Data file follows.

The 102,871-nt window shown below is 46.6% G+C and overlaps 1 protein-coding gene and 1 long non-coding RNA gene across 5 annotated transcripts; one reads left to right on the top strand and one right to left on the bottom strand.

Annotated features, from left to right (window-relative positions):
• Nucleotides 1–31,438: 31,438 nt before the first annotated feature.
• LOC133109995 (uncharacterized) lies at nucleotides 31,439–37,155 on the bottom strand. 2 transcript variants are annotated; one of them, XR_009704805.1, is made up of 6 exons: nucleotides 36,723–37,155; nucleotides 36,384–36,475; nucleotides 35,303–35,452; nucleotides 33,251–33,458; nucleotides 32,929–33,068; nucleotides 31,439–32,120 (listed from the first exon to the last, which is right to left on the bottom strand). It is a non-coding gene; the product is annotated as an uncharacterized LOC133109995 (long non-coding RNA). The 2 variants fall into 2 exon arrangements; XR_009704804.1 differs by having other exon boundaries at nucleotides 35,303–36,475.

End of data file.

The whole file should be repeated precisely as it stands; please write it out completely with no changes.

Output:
The 102,871-nt window shown below is 46.6% G+C and overlaps 1 protein-coding gene and 1 long non-coding RNA gene across 5 annotated transcripts; one reads left to right on the top strand and one right to left on the bottom strand.

Annotated features, from left to right (window-relative positions):
• Nucleotides 1–31,438: 31,438 nt before the first annotated feature.
• LOC133109995 (uncharacterized) lies at nucleotides 31,439–37,155 on the bottom strand. 2 transcript variants are annotated; one of them, XR_009704805.1, is made up of 6 exons: nucleotides 36,723–37,155; nucleotides 36,384–36,475; nucleotides 35,303–35,452; nucleotides 33,251–33,458; nucleotides 32,929–33,068; nucleotides 31,439–32,120 (listed from the first exon to the last, which is right to left on the bottom strand). It is a non-coding gene; the product is annotated as an uncharacterized LOC133109995 (long non-coding RNA). The 2 variants fall into 2 exon arrangements; XR_009704804.1 differs by having other exon boundaries at nucleotides 35,303–36,475.